April 23: Last day

April 23

On the train to Tokyo, this time on the Nozomi Super Express. It makes only 3 stops in the 2.5 hour trip. I am sad about leaving. I don’t think there is anything more I want to do here, but I’ve enjoyed the challenge and I’m going back to too soft a life. Have to figure out more ways of making life difficult.

At the hotel in Kyoto they asked if I would return next year. I agreed, but I think the answer is no, at my age you never know what new aggravation each year will bring and not alone, not unless Eli or Charna will come with me.

I met a woman at the hotel who said she was a journalist. Maybe she freelances, I have doubts about what she really does. But the story she should write is about the hotel. It is clearly a part of the Kyoto community and also gives you, if you stay any length of time, a sense of belonging as well. The women at the front desk all knew me and wanted to know what I was doing each day. And everyone was always helpful. There were at least three concerts in the lobby, mostly attended by people from the neighborhood, although hotel guests were always invited. One of the meeting rooms became a bar each Thursday night and again was open to hotel guests and the community. And there were free Japanese lessons two evenings a week. I attended and didn’t learn much language but was able to get lots of questions answered. I am now friends on Facebook with the teacher, which is great.

Someone, I think Alice, asked about crowds here. People are generally quiet. Only very small children and teenagers seem to make any noise. There isn’t even much horn blowing. Traffic noises are only engines, tires and occasional emergency vehicles. People are encouraged not to talk on their phones in public and to keep them on vibrate. On the shinkansen there are rules about not letting the phone ring and going to the end of the cars to talk. That said, this isn’t a quiet place. When you walk on a quiet street in a residential neighborhood, as I did when I visited Tojiin, you notice the silence. There are constant recorded or mechanical noises. Public toilets and subway entrances announce their presence with a small dinging noise. Streets with stoplights tell you when to walk: one direction chirps, the other ding dongs. Buses and subways have constant recorded monologues, often in several languages, about the next stop, what you can do there such as transferring, what attractions are there, warnings about the doors closing, and on trains, which side the doors will open on. I almost have the Japanese memorized.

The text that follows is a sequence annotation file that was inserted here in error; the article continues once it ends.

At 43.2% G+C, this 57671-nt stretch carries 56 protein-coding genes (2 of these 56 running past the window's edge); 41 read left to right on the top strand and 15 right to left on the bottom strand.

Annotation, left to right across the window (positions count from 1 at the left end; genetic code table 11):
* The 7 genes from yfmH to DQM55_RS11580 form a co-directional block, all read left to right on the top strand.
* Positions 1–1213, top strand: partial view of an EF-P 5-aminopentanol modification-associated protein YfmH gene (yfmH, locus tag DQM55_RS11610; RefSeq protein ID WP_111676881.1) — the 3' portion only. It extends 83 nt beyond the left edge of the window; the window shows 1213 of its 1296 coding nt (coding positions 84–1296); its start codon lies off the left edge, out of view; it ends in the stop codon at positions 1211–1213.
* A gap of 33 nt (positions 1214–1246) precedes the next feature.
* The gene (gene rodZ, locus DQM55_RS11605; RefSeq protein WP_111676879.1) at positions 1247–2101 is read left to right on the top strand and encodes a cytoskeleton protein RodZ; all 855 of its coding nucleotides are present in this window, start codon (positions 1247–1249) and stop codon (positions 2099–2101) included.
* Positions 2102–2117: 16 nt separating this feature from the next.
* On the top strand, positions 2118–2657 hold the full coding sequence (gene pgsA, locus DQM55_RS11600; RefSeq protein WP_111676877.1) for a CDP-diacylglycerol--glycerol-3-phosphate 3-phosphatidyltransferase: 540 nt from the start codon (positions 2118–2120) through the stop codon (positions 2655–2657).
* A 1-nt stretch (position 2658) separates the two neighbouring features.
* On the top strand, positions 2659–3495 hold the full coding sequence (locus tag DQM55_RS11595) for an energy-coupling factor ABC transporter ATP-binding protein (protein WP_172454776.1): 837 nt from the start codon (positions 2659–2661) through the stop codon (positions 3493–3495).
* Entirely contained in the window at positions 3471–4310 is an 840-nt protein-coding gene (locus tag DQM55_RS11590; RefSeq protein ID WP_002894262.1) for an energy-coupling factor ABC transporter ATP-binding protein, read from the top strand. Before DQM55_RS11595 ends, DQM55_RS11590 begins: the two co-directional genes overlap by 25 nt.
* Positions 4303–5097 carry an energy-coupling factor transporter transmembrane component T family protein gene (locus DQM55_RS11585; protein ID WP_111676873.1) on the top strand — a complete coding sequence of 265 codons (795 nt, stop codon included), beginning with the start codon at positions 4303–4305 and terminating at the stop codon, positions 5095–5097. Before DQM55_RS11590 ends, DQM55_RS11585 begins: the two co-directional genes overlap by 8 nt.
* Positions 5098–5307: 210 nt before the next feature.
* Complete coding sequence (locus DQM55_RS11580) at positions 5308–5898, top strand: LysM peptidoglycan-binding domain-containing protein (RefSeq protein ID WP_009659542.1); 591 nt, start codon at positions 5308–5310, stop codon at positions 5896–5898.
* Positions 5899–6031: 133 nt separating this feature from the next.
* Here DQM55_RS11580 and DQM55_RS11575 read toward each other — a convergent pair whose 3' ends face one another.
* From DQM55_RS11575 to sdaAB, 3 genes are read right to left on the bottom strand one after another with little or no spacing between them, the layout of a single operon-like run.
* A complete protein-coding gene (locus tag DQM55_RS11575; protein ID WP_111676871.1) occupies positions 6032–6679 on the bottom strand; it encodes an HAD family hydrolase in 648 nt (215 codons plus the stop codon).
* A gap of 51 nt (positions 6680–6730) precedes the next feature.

The stops on the shinkansen are announced with a little musical riff then the announcement is made in two languages. On the trains in Kyushu announcements were made in Japanese, Chinese, Korean and English.

Crowds at the two markets I attended were difficult, but would not have been if I moved a little faster. Crowds in train and subway stations are more difficult but they come in waves and I generally was able to wait until they are gone.

I promised to tell you about my Buddhist amulet. Before dinner at the temple on Koyasan a monk came and put bracelets on our arms. The bracelet is supposed to ease our way through difficulties. Perhaps it works. I am intrigued because of its construction. It is beautifully made of multicolored cords and has three knots and no apparent beginning or end. There is something on the internet about Buddhist endless knots, which seem to be the same as Celtic endless knots. Of course, you can do things with drawings you can’t do with reality. When I get home I’ll do a more extensive search.

I shot more than 2000 pictures, maybe more than 2500. Most of those are garden pictures. I haven’t done many street pictures; too many of their streets look just like ours. I’m afraid I will disappoint you, Mage. Pictures of shops, funky architecture and strange things some women wear on their feet are subjects I didn’t take, although some of it was tempting. And the┬áspiky white thing around┬áthe tree stump you asked about indicates the stump, or more often a living tree or rock, is sacred. Japanese believe in kami, sacred spirits, thousands of them that can live anywhere, but often in those trees or rocks. I am ready to go along with them; especially on kami that live in trees.